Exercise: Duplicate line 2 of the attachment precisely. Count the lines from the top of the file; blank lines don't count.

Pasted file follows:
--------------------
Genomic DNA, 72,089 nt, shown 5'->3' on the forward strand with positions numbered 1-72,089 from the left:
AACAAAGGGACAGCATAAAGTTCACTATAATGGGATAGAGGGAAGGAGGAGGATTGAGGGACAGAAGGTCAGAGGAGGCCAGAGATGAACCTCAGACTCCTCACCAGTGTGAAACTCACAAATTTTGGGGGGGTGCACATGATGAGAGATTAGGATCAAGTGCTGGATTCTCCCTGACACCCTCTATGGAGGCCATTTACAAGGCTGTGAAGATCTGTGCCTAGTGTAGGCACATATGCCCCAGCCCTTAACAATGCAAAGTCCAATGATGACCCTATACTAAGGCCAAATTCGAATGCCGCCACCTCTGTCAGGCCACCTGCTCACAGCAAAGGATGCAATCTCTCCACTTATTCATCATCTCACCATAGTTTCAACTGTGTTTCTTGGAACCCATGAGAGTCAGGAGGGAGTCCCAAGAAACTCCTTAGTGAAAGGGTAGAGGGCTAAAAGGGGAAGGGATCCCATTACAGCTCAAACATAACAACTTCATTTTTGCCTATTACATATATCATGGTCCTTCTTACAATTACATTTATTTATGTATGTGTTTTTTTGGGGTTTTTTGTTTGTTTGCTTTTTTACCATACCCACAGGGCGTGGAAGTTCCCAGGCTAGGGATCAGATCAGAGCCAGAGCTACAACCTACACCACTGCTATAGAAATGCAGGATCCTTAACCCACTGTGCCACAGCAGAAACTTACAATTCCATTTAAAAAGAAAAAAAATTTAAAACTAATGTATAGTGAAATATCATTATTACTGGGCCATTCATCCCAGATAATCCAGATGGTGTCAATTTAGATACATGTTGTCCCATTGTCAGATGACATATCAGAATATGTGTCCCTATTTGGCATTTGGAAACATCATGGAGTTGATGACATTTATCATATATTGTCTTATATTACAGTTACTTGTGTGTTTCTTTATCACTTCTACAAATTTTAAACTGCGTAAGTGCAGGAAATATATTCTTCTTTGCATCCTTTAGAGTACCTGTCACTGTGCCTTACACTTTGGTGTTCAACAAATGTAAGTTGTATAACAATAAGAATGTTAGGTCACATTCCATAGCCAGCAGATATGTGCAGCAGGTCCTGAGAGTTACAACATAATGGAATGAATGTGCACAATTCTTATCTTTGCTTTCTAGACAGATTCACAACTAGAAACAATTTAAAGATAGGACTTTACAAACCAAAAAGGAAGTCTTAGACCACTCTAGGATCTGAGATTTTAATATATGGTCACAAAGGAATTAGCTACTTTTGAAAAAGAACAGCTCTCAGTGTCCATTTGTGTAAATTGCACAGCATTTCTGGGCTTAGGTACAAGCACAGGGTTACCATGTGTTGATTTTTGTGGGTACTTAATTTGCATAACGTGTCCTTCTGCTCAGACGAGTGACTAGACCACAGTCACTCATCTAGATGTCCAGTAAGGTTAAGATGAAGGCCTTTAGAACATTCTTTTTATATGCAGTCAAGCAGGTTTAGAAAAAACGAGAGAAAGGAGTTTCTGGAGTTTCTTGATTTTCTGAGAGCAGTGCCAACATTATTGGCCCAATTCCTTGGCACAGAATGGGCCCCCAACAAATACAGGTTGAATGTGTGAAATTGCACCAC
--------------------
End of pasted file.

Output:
AACAAAGGGACAGCATAAAGTTCACTATAATGGGATAGAGGGAAGGAGGAGGATTGAGGGACAGAAGGTCAGAGGAGGCCAGAGATGAACCTCAGACTCCTCACCAGTGTGAAACTCACAAATTTTGGGGGGGTGCACATGATGAGAGATTAGGATCAAGTGCTGGATTCTCCCTGACACCCTCTATGGAGGCCATTTACAAGGCTGTGAAGATCTGTGCCTAGTGTAGGCACATATGCCCCAGCCCTTAACAATGCAAAGTCCAATGATGACCCTATACTAAGGCCAAATTCGAATGCCGCCACCTCTGTCAGGCCACCTGCTCACAGCAAAGGATGCAATCTCTCCACTTATTCATCATCTCACCATAGTTTCAACTGTGTTTCTTGGAACCCATGAGAGTCAGGAGGGAGTCCCAAGAAACTCCTTAGTGAAAGGGTAGAGGGCTAAAAGGGGAAGGGATCCCATTACAGCTCAAACATAACAACTTCATTTTTGCCTATTACATATATCATGGTCCTTCTTACAATTACATTTATTTATGTATGTGTTTTTTTGGGGTTTTTTGTTTGTTTGCTTTTTTACCATACCCACAGGGCGTGGAAGTTCCCAGGCTAGGGATCAGATCAGAGCCAGAGCTACAACCTACACCACTGCTATAGAAATGCAGGATCCTTAACCCACTGTGCCACAGCAGAAACTTACAATTCCATTTAAAAAGAAAAAAAATTTAAAACTAATGTATAGTGAAATATCATTATTACTGGGCCATTCATCCCAGATAATCCAGATGGTGTCAATTTAGATACATGTTGTCCCATTGTCAGATGACATATCAGAATATGTGTCCCTATTTGGCATTTGGAAACATCATGGAGTTGATGACATTTATCATATATTGTCTTATATTACAGTTACTTGTGTGTTTCTTTATCACTTCTACAAATTTTAAACTGCGTAAGTGCAGGAAATATATTCTTCTTTGCATCCTTTAGAGTACCTGTCACTGTGCCTTACACTTTGGTGTTCAACAAATGTAAGTTGTATAACAATAAGAATGTTAGGTCACATTCCATAGCCAGCAGATATGTGCAGCAGGTCCTGAGAGTTACAACATAATGGAATGAATGTGCACAATTCTTATCTTTGCTTTCTAGACAGATTCACAACTAGAAACAATTTAAAGATAGGACTTTACAAACCAAAAAGGAAGTCTTAGACCACTCTAGGATCTGAGATTTTAATATATGGTCACAAAGGAATTAGCTACTTTTGAAAAAGAACAGCTCTCAGTGTCCATTTGTGTAAATTGCACAGCATTTCTGGGCTTAGGTACAAGCACAGGGTTACCATGTGTTGATTTTTGTGGGTACTTAATTTGCATAACGTGTCCTTCTGCTCAGACGAGTGACTAGACCACAGTCACTCATCTAGATGTCCAGTAAGGTTAAGATGAAGGCCTTTAGAACATTCTTTTTATATGCAGTCAAGCAGGTTTAGAAAAAACGAGAGAAAGGAGTTTCTGGAGTTTCTTGATTTTCTGAGAGCAGTGCCAACATTATTGGCCCAATTCCTTGGCACAGAATGGGCCCCCAACAAATACAGGTTGAATGTGTGAAATTGCACCAC